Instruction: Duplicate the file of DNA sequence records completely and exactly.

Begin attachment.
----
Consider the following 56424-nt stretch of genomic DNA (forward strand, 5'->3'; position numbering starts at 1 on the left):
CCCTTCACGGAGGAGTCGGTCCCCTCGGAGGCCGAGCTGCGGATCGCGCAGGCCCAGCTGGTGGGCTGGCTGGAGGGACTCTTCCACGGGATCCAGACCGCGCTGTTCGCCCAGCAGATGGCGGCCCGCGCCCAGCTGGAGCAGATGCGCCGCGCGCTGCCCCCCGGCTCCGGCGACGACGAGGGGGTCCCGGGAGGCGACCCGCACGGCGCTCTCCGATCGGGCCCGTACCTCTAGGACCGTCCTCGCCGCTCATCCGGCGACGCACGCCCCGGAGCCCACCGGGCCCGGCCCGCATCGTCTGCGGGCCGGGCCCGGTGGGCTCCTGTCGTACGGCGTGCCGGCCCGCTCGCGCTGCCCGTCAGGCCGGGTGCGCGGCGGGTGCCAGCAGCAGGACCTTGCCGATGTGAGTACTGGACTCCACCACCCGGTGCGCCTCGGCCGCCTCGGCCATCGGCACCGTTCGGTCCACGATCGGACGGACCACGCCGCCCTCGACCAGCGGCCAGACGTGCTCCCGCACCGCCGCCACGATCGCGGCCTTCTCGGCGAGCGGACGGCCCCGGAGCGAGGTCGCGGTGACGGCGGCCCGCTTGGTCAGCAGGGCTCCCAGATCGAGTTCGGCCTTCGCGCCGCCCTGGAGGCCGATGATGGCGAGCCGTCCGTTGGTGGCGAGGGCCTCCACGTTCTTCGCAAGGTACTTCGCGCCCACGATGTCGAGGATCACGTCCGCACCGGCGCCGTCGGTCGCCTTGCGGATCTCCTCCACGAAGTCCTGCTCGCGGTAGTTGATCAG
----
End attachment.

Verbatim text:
Consider the following 56424-nt stretch of genomic DNA (forward strand, 5'->3'; position numbering starts at 1 on the left):
CCCTTCACGGAGGAGTCGGTCCCCTCGGAGGCCGAGCTGCGGATCGCGCAGGCCCAGCTGGTGGGCTGGCTGGAGGGACTCTTCCACGGGATCCAGACCGCGCTGTTCGCCCAGCAGATGGCGGCCCGCGCCCAGCTGGAGCAGATGCGCCGCGCGCTGCCCCCCGGCTCCGGCGACGACGAGGGGGTCCCGGGAGGCGACCCGCACGGCGCTCTCCGATCGGGCCCGTACCTCTAGGACCGTCCTCGCCGCTCATCCGGCGACGCACGCCCCGGAGCCCACCGGGCCCGGCCCGCATCGTCTGCGGGCCGGGCCCGGTGGGCTCCTGTCGTACGGCGTGCCGGCCCGCTCGCGCTGCCCGTCAGGCCGGGTGCGCGGCGGGTGCCAGCAGCAGGACCTTGCCGATGTGAGTACTGGACTCCACCACCCGGTGCGCCTCGGCCGCCTCGGCCATCGGCACCGTTCGGTCCACGATCGGACGGACCACGCCGCCCTCGACCAGCGGCCAGACGTGCTCCCGCACCGCCGCCACGATCGCGGCCTTCTCGGCGAGCGGACGGCCCCGGAGCGAGGTCGCGGTGACGGCGGCCCGCTTGGTCAGCAGGGCTCCCAGATCGAGTTCGGCCTTCGCGCCGCCCTGGAGGCCGATGATGGCGAGCCGTCCGTTGGTGGCGAGGGCCTCCACGTTCTTCGCAAGGTACTTCGCGCCCACGATGTCGAGGATCACGTCCGCACCGGCGCCGTCGGTCGCCTTGCGGATCTCCTCCACGAAGTCCTGCTCGCGGTAGTTGATCAG